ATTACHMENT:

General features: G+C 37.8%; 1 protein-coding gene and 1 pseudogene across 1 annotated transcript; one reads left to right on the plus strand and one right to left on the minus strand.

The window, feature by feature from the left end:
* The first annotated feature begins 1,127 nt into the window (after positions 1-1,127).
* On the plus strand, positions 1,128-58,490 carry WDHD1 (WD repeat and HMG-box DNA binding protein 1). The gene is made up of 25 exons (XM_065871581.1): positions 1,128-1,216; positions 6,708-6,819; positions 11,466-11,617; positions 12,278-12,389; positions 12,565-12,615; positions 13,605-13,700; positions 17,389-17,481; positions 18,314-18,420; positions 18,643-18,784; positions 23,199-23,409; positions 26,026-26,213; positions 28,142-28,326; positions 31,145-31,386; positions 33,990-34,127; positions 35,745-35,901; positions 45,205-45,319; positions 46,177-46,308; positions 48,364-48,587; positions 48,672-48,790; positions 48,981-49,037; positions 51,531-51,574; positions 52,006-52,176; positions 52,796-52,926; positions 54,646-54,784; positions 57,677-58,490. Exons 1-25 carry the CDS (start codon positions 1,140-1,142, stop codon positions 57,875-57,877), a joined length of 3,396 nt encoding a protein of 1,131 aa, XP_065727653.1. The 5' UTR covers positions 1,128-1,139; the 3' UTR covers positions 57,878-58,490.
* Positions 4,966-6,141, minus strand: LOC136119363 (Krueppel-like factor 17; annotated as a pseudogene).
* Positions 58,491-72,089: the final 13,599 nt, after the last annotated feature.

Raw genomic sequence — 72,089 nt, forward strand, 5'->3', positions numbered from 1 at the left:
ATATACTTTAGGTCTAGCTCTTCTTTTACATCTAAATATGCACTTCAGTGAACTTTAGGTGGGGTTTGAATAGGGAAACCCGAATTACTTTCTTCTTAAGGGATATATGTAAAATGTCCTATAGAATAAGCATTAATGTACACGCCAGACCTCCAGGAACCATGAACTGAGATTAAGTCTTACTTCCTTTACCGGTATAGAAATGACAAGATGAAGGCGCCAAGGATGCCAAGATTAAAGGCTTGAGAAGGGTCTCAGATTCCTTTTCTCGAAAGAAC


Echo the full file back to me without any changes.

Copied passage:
General features: G+C 37.8%; 1 protein-coding gene and 1 pseudogene across 1 annotated transcript; one reads left to right on the plus strand and one right to left on the minus strand.

The window, feature by feature from the left end:
* The first annotated feature begins 1,127 nt into the window (after positions 1-1,127).
* On the plus strand, positions 1,128-58,490 carry WDHD1 (WD repeat and HMG-box DNA binding protein 1). The gene is made up of 25 exons (XM_065871581.1): positions 1,128-1,216; positions 6,708-6,819; positions 11,466-11,617; positions 12,278-12,389; positions 12,565-12,615; positions 13,605-13,700; positions 17,389-17,481; positions 18,314-18,420; positions 18,643-18,784; positions 23,199-23,409; positions 26,026-26,213; positions 28,142-28,326; positions 31,145-31,386; positions 33,990-34,127; positions 35,745-35,901; positions 45,205-45,319; positions 46,177-46,308; positions 48,364-48,587; positions 48,672-48,790; positions 48,981-49,037; positions 51,531-51,574; positions 52,006-52,176; positions 52,796-52,926; positions 54,646-54,784; positions 57,677-58,490. Exons 1-25 carry the CDS (start codon positions 1,140-1,142, stop codon positions 57,875-57,877), a joined length of 3,396 nt encoding a protein of 1,131 aa, XP_065727653.1. The 5' UTR covers positions 1,128-1,139; the 3' UTR covers positions 57,878-58,490.
* Positions 4,966-6,141, minus strand: LOC136119363 (Krueppel-like factor 17; annotated as a pseudogene).
* Positions 58,491-72,089: the final 13,599 nt, after the last annotated feature.

Raw genomic sequence — 72,089 nt, forward strand, 5'->3', positions numbered from 1 at the left:
ATATACTTTAGGTCTAGCTCTTCTTTTACATCTAAATATGCACTTCAGTGAACTTTAGGTGGGGTTTGAATAGGGAAACCCGAATTACTTTCTTCTTAAGGGATATATGTAAAATGTCCTATAGAATAAGCATTAATGTACACGCCAGACCTCCAGGAACCATGAACTGAGATTAAGTCTTACTTCCTTTACCGGTATAGAAATGACAAGATGAAGGCGCCAAGGATGCCAAGATTAAAGGCTTGAGAAGGGTCTCAGATTCCTTTTCTCGAAAGAAC